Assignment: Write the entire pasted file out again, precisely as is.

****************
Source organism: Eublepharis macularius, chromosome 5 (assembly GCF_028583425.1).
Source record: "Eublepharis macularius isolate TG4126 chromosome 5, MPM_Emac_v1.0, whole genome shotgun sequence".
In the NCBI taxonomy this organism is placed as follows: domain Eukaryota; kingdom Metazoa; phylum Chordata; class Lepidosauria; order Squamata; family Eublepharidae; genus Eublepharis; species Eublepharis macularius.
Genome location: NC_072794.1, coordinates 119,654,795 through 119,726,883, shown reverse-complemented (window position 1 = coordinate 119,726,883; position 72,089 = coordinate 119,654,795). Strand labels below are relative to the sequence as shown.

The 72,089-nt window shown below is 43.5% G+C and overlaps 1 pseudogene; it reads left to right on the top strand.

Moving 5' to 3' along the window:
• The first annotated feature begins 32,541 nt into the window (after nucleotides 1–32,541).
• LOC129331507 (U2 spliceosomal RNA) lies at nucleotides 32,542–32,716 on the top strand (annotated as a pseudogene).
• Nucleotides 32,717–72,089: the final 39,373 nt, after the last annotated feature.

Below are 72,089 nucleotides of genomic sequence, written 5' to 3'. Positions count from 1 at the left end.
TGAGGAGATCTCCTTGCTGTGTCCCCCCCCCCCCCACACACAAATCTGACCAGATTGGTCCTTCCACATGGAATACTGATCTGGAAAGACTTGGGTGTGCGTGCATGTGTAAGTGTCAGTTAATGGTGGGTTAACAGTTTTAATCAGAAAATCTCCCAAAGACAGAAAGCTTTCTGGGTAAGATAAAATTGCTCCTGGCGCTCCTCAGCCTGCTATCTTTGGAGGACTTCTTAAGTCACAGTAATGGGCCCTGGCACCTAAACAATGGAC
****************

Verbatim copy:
Source organism: Eublepharis macularius, chromosome 5 (assembly GCF_028583425.1).
Source record: "Eublepharis macularius isolate TG4126 chromosome 5, MPM_Emac_v1.0, whole genome shotgun sequence".
In the NCBI taxonomy this organism is placed as follows: domain Eukaryota; kingdom Metazoa; phylum Chordata; class Lepidosauria; order Squamata; family Eublepharidae; genus Eublepharis; species Eublepharis macularius.
Genome location: NC_072794.1, coordinates 119,654,795 through 119,726,883, shown reverse-complemented (window position 1 = coordinate 119,726,883; position 72,089 = coordinate 119,654,795). Strand labels below are relative to the sequence as shown.

The 72,089-nt window shown below is 43.5% G+C and overlaps 1 pseudogene; it reads left to right on the top strand.

Moving 5' to 3' along the window:
• The first annotated feature begins 32,541 nt into the window (after nucleotides 1–32,541).
• LOC129331507 (U2 spliceosomal RNA) lies at nucleotides 32,542–32,716 on the top strand (annotated as a pseudogene).
• Nucleotides 32,717–72,089: the final 39,373 nt, after the last annotated feature.

Below are 72,089 nucleotides of genomic sequence, written 5' to 3'. Positions count from 1 at the left end.
TGAGGAGATCTCCTTGCTGTGTCCCCCCCCCCCCCACACACAAATCTGACCAGATTGGTCCTTCCACATGGAATACTGATCTGGAAAGACTTGGGTGTGCGTGCATGTGTAAGTGTCAGTTAATGGTGGGTTAACAGTTTTAATCAGAAAATCTCCCAAAGACAGAAAGCTTTCTGGGTAAGATAAAATTGCTCCTGGCGCTCCTCAGCCTGCTATCTTTGGAGGACTTCTTAAGTCACAGTAATGGGCCCTGGCACCTAAACAATGGAC